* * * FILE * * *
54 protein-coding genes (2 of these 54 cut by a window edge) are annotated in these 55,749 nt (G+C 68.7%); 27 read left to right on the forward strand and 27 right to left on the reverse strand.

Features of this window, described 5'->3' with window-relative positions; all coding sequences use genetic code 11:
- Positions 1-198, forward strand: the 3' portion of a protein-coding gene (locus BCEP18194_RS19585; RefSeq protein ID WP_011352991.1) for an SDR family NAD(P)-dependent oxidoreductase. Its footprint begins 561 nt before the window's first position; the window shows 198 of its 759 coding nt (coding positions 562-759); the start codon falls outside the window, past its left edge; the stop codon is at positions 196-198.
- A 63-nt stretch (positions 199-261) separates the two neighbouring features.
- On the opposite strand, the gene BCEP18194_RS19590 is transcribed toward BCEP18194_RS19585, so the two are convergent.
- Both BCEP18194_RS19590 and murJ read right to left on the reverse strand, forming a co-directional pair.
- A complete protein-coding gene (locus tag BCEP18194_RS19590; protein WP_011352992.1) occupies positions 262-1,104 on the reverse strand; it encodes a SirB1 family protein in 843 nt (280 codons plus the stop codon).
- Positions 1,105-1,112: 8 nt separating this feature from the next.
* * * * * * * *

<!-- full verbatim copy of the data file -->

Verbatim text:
54 protein-coding genes (2 of these 54 cut by a window edge) are annotated in these 55,749 nt (G+C 68.7%); 27 read left to right on the forward strand and 27 right to left on the reverse strand.

Features of this window, described 5'->3' with window-relative positions; all coding sequences use genetic code 11:
- Positions 1-198, forward strand: the 3' portion of a protein-coding gene (locus BCEP18194_RS19585; RefSeq protein ID WP_011352991.1) for an SDR family NAD(P)-dependent oxidoreductase. Its footprint begins 561 nt before the window's first position; the window shows 198 of its 759 coding nt (coding positions 562-759); the start codon falls outside the window, past its left edge; the stop codon is at positions 196-198.
- A 63-nt stretch (positions 199-261) separates the two neighbouring features.
- On the opposite strand, the gene BCEP18194_RS19590 is transcribed toward BCEP18194_RS19585, so the two are convergent.
- Both BCEP18194_RS19590 and murJ read right to left on the reverse strand, forming a co-directional pair.
- A complete protein-coding gene (locus tag BCEP18194_RS19590; protein WP_011352992.1) occupies positions 262-1,104 on the reverse strand; it encodes a SirB1 family protein in 843 nt (280 codons plus the stop codon).
- Positions 1,105-1,112: 8 nt separating this feature from the next.